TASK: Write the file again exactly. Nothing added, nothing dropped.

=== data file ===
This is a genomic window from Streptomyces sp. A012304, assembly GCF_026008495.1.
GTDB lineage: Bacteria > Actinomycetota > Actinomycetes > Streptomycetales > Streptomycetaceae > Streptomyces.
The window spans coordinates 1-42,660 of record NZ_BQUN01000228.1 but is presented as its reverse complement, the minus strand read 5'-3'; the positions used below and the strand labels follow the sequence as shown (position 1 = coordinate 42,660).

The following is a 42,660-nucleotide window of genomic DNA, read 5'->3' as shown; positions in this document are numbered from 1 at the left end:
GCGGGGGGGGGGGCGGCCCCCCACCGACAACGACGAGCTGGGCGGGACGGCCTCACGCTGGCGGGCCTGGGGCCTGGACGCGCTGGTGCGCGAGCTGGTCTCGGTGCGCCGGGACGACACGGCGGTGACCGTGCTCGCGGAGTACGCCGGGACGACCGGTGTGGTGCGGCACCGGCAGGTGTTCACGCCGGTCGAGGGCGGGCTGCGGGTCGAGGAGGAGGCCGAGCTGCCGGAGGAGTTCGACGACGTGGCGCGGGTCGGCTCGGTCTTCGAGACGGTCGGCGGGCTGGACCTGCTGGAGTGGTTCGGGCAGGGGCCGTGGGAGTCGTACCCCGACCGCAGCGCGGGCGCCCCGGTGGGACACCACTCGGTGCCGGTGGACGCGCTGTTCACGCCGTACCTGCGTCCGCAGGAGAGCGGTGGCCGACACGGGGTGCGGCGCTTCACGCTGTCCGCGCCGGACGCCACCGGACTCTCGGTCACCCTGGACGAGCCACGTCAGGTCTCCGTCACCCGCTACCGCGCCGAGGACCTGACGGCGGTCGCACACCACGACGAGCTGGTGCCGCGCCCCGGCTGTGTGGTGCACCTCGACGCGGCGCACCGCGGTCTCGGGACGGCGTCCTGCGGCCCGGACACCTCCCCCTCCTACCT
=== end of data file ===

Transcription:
This is a genomic window from Streptomyces sp. A012304, assembly GCF_026008495.1.
GTDB lineage: Bacteria > Actinomycetota > Actinomycetes > Streptomycetales > Streptomycetaceae > Streptomyces.
The window spans coordinates 1-42,660 of record NZ_BQUN01000228.1 but is presented as its reverse complement, the minus strand read 5'-3'; the positions used below and the strand labels follow the sequence as shown (position 1 = coordinate 42,660).

The following is a 42,660-nucleotide window of genomic DNA, read 5'->3' as shown; positions in this document are numbered from 1 at the left end:
GCGGGGGGGGGGGCGGCCCCCCACCGACAACGACGAGCTGGGCGGGACGGCCTCACGCTGGCGGGCCTGGGGCCTGGACGCGCTGGTGCGCGAGCTGGTCTCGGTGCGCCGGGACGACACGGCGGTGACCGTGCTCGCGGAGTACGCCGGGACGACCGGTGTGGTGCGGCACCGGCAGGTGTTCACGCCGGTCGAGGGCGGGCTGCGGGTCGAGGAGGAGGCCGAGCTGCCGGAGGAGTTCGACGACGTGGCGCGGGTCGGCTCGGTCTTCGAGACGGTCGGCGGGCTGGACCTGCTGGAGTGGTTCGGGCAGGGGCCGTGGGAGTCGTACCCCGACCGCAGCGCGGGCGCCCCGGTGGGACACCACTCGGTGCCGGTGGACGCGCTGTTCACGCCGTACCTGCGTCCGCAGGAGAGCGGTGGCCGACACGGGGTGCGGCGCTTCACGCTGTCCGCGCCGGACGCCACCGGACTCTCGGTCACCCTGGACGAGCCACGTCAGGTCTCCGTCACCCGCTACCGCGCCGAGGACCTGACGGCGGTCGCACACCACGACGAGCTGGTGCCGCGCCCCGGCTGTGTGGTGCACCTCGACGCGGCGCACCGCGGTCTCGGGACGGCGTCCTGCGGCCCGGACACCTCCCCCTCCTACCT